Tiny Telephone

Oct 29, 2004 8:32 PM

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From Mix, October 1998
An Eclectic Analog Haven in San FranciscoBy Anne Eickelberg

John Vanderslice’s band, MK Ultra, recorded barebones in their rehearsal space, and made their next record at a mid-level studio. Then, while still working toward turning their practice space into a studio, they decided to test the high-end waters. What happened at a fancy, expensive studio convinced them that bigger isn’t always better. “The recording we did at this 24-track studio in Marin [County, near San Francisco] was the most awful, horrible experience. The studio owners weren’t nice to bands coming in, and they were paranoid about getting paid. I could deal with bad vibes, but they had this really bad console. Our engineer brought along a lot of great gear and mixed back through their console, which totally ruined the sound. I thought, ‘I can do better than this.’”

Tiny Telephone is hidden away in a long-established fortress-like compound full of industrial performance artists, punk rock record distributors and musicians. For years, mostly over weekends, a loose co-op labored to transform the space into a correctly built recording studio. “One of the members was a contractor—he and some of the other people did most of the work of building just the frame of the studio, the double, non-parallel walls, the control room and double windows,” says Vanderslice. Everyone else slowly dropped out of the venture, leaving Vanderslice at the helm. “The truth is, you can’t really make any money doing it,” he says, “but I never started with the idea of making money. The reason the studio is open is because my band needed a place to record. Also, I came to realize that if you own a studio and it’s cheap enough that all your friends can come and record there, it’s a fun place to hang out.”

The 1,700-square-foot facility is industrial-looking yet very comfortable. Vanderslice culled the relaxed aesthetic from his experiences at other studios. “I have this weird theory that if the architecture and decorations are conservative, it seeps into the music. I pay attention to color and like to use cool lamps, colored lights.” A pink lounge allows entry to either the tracking or control room. The tracking room has 21-foot ceilings and is roomy enough for full-band live recording or for capturing big drum sounds. A floor-to- ceiling theater curtain can be pulled across to break up the room. An assortment of funky keyboards is set up on a raised, stage-like platform that leads to the control room. Overlooking the area where the drums are usually set up, the control room (with “the most comfortable couch in San Francisco”) is full of vintage gear. The console is a 1976 Quantum Audio Labs QA 2000, a handmade, discrete board from Studio 55, recently re-capped and serviced. The monitors are Dynaudio BM15 and Yamaha NS-10Ms. The Ampex MM 1000 2-inch 16-track came from San Francisco’s Hyde Street Studios and was originally owned by Brian Wilson. Mixdown is to either an Ampex 440 1⁄4-inch 2-track or to Tascam DA30.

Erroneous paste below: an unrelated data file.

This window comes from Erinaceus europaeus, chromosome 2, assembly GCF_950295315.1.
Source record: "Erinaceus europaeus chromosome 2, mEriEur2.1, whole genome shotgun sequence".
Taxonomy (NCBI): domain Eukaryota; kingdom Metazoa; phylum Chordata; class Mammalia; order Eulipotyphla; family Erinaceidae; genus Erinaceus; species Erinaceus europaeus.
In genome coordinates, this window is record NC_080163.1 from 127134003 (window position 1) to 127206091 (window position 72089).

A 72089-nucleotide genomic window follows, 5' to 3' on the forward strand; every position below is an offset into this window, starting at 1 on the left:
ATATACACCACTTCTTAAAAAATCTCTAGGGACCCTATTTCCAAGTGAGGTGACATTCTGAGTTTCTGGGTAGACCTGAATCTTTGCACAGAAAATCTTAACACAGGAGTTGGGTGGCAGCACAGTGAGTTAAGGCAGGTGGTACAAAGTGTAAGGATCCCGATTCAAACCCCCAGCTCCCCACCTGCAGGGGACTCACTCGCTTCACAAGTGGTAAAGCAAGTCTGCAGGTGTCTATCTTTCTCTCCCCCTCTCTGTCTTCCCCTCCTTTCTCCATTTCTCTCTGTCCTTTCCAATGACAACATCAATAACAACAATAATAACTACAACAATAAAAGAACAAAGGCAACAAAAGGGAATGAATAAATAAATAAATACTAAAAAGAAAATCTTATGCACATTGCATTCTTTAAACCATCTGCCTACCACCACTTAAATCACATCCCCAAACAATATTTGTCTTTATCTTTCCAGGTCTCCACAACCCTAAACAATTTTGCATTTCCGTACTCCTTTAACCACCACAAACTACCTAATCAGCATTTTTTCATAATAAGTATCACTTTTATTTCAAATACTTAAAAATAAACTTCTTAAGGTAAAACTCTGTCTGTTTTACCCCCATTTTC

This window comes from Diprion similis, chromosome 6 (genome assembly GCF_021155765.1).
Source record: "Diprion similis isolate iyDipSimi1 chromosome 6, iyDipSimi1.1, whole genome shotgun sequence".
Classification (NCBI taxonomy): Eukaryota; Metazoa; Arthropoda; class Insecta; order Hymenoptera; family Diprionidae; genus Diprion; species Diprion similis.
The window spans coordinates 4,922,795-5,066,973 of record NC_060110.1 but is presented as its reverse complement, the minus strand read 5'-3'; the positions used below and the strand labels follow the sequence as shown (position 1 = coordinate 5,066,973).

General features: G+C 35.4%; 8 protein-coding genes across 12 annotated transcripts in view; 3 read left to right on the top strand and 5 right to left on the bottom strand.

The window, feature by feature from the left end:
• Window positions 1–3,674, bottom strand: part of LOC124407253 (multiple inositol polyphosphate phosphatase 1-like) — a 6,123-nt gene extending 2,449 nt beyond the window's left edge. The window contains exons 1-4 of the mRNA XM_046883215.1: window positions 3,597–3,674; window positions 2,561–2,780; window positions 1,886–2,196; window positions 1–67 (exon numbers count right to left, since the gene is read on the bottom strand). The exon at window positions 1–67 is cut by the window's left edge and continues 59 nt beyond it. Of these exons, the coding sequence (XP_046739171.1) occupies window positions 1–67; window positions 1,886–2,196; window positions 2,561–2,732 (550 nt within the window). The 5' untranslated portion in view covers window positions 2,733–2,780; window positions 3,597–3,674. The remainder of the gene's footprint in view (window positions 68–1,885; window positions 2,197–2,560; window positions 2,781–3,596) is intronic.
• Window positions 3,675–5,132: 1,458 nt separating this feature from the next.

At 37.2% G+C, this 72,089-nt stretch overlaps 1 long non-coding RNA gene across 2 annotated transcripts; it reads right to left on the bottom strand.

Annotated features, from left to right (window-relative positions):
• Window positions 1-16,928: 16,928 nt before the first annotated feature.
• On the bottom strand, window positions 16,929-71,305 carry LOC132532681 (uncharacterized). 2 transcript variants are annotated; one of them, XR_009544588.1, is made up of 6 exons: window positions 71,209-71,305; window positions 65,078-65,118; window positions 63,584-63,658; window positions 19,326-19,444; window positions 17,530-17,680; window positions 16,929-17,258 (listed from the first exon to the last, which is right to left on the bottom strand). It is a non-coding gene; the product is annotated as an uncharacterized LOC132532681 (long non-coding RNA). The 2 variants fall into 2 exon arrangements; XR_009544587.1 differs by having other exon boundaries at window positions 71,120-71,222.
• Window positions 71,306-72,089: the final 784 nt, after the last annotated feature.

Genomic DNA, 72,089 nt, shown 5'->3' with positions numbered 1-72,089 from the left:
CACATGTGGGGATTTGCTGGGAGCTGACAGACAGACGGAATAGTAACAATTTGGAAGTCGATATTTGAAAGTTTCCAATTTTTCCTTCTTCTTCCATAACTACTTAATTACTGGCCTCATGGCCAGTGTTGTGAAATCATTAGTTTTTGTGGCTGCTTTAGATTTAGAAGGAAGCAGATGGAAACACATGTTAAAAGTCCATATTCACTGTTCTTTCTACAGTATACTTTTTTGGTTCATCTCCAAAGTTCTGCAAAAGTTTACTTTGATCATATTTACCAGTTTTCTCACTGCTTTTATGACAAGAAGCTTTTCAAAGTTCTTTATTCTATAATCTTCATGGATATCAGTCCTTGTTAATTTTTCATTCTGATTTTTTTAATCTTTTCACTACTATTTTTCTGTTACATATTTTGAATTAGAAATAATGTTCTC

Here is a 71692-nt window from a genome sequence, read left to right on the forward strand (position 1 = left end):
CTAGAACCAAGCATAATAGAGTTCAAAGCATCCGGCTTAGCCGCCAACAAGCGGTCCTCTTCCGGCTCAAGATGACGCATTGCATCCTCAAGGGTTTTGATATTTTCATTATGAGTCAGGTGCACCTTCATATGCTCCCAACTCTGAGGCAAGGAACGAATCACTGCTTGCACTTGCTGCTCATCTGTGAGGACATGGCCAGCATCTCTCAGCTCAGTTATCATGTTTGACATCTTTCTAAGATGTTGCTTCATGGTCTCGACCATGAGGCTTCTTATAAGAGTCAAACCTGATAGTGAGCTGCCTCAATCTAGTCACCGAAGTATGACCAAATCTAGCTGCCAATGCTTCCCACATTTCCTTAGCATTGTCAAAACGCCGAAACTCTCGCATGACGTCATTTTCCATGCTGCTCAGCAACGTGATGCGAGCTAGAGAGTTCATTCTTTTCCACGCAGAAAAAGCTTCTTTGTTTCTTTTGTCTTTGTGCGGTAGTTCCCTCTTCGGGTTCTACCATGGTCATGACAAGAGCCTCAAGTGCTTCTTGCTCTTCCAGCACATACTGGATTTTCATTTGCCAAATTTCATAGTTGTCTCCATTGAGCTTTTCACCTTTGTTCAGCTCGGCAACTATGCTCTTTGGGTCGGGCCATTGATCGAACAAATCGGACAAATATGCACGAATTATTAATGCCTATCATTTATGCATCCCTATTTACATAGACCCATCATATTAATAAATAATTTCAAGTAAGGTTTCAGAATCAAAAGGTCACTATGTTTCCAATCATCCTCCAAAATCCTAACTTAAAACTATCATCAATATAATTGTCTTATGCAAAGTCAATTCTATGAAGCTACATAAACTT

Vanderslice has made a home for displaced engineers and their gear. Dancing Dog’s [the now-defunct studio owned by Counting Crows member David Bryson] engineers Damien Rasmussen and Rick Stone and house tech Lawrence Mannion frequently work at Tiny Telephone. “Because the studio has a co-op kind of feel, it kind of attracts equipment,” Vanderslice says. “A lot of the barebones stuff of the studio is from Dancing Dog. We bought all of their Mogami TT cables, even all their mic stands.” Mannion did all the wiring, all the snakes, cabling, TT bays and a lot of work on the board. “He’s central to the studio,” says Vanderslice. “He taught us a lot about wiring and how to do stuff on our own.” Vanderslice also welcomed the equipment and services of engineer Greg Freeman, whose Lowdown studio was demolished last year to make room for the S.F. Giants’ new ballpark.

Vanderslice is persistent when it comes to getting the kind of mics and outboard gear he wants to have in the studio and made plenty of “cold calls” to producers and engineers whose work and sound he admired to find out what they used. He collects a piece or two at a time, always keeping an ear open for deals. “A dbx 160 was a good find,” he says, “for money and studio time, from a friend; a Beyer M88 for cheap.” Other favorite items are a Coles 4038 ribbon mic, four Neve 1272 mic pre’s, UREI compressors and limiters, and a pair of Neumann M582s. “I’m a total fanatic. I’m definitely getting a 67 or a CMV563 before the end of the year. Eventually this place will be mad with gear; it’s gonna be insane!”

For a complete list of gear, clients and photos of the facility, visit www.tinytelephone.com.

Anne Eickelberg is Mix’s editorial assistant.






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